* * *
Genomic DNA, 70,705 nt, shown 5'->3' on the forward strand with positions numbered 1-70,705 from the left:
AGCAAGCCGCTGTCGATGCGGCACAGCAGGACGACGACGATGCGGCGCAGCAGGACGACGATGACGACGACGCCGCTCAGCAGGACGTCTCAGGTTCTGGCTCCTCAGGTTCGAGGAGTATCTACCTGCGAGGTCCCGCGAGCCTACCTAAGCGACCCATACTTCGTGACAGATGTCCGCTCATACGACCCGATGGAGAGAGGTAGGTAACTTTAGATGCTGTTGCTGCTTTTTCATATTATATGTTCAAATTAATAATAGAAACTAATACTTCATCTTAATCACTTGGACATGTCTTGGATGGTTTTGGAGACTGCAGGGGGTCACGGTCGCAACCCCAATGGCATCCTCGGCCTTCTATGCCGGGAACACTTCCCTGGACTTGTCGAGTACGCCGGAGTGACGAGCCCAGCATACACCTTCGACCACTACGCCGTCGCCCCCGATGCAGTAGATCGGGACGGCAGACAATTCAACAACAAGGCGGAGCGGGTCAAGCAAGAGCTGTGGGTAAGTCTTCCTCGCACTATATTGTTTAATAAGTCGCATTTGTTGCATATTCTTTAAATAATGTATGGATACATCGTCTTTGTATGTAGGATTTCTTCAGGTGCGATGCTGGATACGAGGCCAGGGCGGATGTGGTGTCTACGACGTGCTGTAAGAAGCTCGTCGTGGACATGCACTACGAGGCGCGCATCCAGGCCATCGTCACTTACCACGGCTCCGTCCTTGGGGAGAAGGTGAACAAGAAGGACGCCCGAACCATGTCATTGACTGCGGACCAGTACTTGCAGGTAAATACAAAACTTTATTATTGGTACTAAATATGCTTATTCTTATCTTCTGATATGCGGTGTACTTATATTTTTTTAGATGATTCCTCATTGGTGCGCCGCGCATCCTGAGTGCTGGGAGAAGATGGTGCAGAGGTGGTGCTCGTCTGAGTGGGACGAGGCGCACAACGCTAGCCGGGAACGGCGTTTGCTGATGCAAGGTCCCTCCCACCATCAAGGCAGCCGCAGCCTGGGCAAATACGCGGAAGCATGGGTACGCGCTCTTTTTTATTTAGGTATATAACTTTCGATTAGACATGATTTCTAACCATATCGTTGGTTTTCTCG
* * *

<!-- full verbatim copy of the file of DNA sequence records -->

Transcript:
Genomic DNA, 70,705 nt, shown 5'->3' on the forward strand with positions numbered 1-70,705 from the left:
AGCAAGCCGCTGTCGATGCGGCACAGCAGGACGACGACGATGCGGCGCAGCAGGACGACGATGACGACGACGCCGCTCAGCAGGACGTCTCAGGTTCTGGCTCCTCAGGTTCGAGGAGTATCTACCTGCGAGGTCCCGCGAGCCTACCTAAGCGACCCATACTTCGTGACAGATGTCCGCTCATACGACCCGATGGAGAGAGGTAGGTAACTTTAGATGCTGTTGCTGCTTTTTCATATTATATGTTCAAATTAATAATAGAAACTAATACTTCATCTTAATCACTTGGACATGTCTTGGATGGTTTTGGAGACTGCAGGGGGTCACGGTCGCAACCCCAATGGCATCCTCGGCCTTCTATGCCGGGAACACTTCCCTGGACTTGTCGAGTACGCCGGAGTGACGAGCCCAGCATACACCTTCGACCACTACGCCGTCGCCCCCGATGCAGTAGATCGGGACGGCAGACAATTCAACAACAAGGCGGAGCGGGTCAAGCAAGAGCTGTGGGTAAGTCTTCCTCGCACTATATTGTTTAATAAGTCGCATTTGTTGCATATTCTTTAAATAATGTATGGATACATCGTCTTTGTATGTAGGATTTCTTCAGGTGCGATGCTGGATACGAGGCCAGGGCGGATGTGGTGTCTACGACGTGCTGTAAGAAGCTCGTCGTGGACATGCACTACGAGGCGCGCATCCAGGCCATCGTCACTTACCACGGCTCCGTCCTTGGGGAGAAGGTGAACAAGAAGGACGCCCGAACCATGTCATTGACTGCGGACCAGTACTTGCAGGTAAATACAAAACTTTATTATTGGTACTAAATATGCTTATTCTTATCTTCTGATATGCGGTGTACTTATATTTTTTTAGATGATTCCTCATTGGTGCGCCGCGCATCCTGAGTGCTGGGAGAAGATGGTGCAGAGGTGGTGCTCGTCTGAGTGGGACGAGGCGCACAACGCTAGCCGGGAACGGCGTTTGCTGATGCAAGGTCCCTCCCACCATCAAGGCAGCCGCAGCCTGGGCAAATACGCGGAAGCATGGGTACGCGCTCTTTTTTATTTAGGTATATAACTTTCGATTAGACATGATTTCTAACCATATCGTTGGTTTTCTCG